Viewing Device for the Planet uses the glazing throughout a new hospital to create a series of drawings that conceptually transport the viewer to far away points on the globe. Selected drawings, made over the last 15 years, have been sand-blasted into the glass of windows and doors to create subtle frosted line-drawings.
In each case though, the drawing has been etched into a window that faces in the exact direction of where this drawing was actually made. For each row of glazing, the direction of the windows (compass bearing) was first measured and then a drawing selected from the archive that was made somewhere on the planet that lies on this exact compass bearing. The drawing was then etched into the glass of the hospital window so that the viewer looks out of the window through a drawing of a distant scene – a scene that lies far away but in the exact direction they are looking. For instance, the windows of the entrance façade look 295º towards a series of drawings made whilst traveling up the St Lawrence River in Canada.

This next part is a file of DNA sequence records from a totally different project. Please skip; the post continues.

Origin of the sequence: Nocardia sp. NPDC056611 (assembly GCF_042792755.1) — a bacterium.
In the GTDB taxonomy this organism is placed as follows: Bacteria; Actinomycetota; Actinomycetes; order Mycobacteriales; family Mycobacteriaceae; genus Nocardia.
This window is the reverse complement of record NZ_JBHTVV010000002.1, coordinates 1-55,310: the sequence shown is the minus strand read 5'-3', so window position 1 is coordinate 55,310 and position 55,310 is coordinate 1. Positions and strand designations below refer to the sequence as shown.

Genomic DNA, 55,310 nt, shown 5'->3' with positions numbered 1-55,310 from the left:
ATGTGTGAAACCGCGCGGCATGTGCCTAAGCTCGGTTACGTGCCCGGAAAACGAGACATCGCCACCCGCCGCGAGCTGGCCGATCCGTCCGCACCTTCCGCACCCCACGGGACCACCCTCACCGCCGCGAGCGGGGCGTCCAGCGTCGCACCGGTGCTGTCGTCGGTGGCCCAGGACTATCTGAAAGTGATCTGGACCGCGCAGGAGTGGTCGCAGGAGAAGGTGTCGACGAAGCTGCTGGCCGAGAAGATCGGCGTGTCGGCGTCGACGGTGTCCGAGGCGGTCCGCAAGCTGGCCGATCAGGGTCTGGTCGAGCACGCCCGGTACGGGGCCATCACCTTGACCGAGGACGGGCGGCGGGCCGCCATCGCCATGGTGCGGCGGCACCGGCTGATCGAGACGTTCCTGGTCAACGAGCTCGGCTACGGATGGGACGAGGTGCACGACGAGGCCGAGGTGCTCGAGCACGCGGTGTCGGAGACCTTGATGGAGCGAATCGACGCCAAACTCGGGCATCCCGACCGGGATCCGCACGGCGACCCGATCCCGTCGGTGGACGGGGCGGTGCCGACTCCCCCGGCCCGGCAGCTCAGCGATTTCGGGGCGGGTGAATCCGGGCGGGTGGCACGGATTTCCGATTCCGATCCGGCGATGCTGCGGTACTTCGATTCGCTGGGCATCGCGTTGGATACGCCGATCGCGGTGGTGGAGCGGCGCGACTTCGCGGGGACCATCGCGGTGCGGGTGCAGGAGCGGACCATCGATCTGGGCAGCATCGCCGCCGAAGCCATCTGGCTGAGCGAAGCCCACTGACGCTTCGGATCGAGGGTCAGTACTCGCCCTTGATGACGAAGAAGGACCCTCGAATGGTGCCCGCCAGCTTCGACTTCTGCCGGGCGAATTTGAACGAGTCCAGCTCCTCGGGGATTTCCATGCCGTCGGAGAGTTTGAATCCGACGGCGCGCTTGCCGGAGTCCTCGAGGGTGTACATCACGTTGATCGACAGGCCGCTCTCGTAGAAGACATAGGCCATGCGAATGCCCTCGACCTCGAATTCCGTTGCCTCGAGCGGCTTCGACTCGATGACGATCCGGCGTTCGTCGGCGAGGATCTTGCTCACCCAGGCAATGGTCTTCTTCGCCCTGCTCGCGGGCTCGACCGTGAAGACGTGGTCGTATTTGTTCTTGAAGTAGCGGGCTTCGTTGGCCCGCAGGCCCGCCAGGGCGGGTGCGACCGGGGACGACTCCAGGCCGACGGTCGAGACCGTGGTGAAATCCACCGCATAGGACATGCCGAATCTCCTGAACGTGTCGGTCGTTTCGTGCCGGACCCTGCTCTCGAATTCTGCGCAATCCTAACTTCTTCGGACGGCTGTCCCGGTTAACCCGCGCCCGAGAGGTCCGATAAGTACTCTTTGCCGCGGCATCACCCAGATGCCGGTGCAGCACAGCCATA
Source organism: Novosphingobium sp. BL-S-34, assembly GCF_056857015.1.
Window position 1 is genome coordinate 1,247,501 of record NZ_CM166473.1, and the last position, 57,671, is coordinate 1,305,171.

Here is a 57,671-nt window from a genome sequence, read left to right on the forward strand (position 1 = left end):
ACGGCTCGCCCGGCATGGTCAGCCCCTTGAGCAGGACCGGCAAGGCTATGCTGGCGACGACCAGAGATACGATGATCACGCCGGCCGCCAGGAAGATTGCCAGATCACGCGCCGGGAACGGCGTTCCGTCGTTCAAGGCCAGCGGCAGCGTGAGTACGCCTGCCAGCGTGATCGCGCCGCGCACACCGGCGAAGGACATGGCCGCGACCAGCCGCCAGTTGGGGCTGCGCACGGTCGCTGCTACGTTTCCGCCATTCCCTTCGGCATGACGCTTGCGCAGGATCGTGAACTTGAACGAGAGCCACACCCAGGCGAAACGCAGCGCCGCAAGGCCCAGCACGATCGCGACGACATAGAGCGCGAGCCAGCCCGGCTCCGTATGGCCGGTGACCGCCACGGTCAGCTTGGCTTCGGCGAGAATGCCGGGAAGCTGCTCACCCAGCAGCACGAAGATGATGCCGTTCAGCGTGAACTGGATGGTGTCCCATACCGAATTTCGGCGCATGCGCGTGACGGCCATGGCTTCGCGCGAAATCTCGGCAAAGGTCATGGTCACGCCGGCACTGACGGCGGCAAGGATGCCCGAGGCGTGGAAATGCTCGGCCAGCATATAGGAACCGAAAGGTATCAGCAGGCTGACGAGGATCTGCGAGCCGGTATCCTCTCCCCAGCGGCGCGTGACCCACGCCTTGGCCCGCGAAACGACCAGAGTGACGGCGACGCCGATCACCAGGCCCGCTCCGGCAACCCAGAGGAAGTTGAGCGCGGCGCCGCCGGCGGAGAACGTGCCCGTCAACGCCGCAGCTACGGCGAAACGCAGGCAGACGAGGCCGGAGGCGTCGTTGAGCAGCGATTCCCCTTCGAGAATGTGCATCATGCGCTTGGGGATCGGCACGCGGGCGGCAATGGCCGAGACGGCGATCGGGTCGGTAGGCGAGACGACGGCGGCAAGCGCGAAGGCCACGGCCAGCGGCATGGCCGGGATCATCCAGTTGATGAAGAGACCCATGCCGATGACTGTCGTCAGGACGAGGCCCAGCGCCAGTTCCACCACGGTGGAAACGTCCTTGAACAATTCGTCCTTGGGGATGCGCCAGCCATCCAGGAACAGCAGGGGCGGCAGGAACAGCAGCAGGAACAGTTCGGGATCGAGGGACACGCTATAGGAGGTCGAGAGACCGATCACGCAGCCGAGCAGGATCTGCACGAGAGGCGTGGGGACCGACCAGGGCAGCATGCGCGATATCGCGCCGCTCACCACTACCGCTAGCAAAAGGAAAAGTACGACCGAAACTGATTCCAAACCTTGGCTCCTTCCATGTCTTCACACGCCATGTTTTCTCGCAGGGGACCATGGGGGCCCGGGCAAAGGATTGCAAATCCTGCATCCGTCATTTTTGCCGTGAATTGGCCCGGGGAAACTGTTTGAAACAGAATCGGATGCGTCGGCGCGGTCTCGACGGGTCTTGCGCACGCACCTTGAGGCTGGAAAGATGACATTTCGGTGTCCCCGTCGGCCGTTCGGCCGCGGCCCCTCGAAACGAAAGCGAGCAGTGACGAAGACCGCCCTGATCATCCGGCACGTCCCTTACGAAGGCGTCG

The scale and labyrinthine nature of hospital buildings can create a very disorienting experience. The visitor tends to lose connection with the world outside and become lost in the endless similar corridors and wards. The aim of the drawings is to create a distinctive sense of place throughout the hospital but also, more importantly, to engage the senses and mind of the patient/visitor with something outside the immediate raw facts of health, bodies and illness. Taken collectively, the drawings conceptually anchor the hospital within the wider world – stretching people’s imagination to far flung places around the planet rather than leaving them feeling lost in a utilitarian hospital context.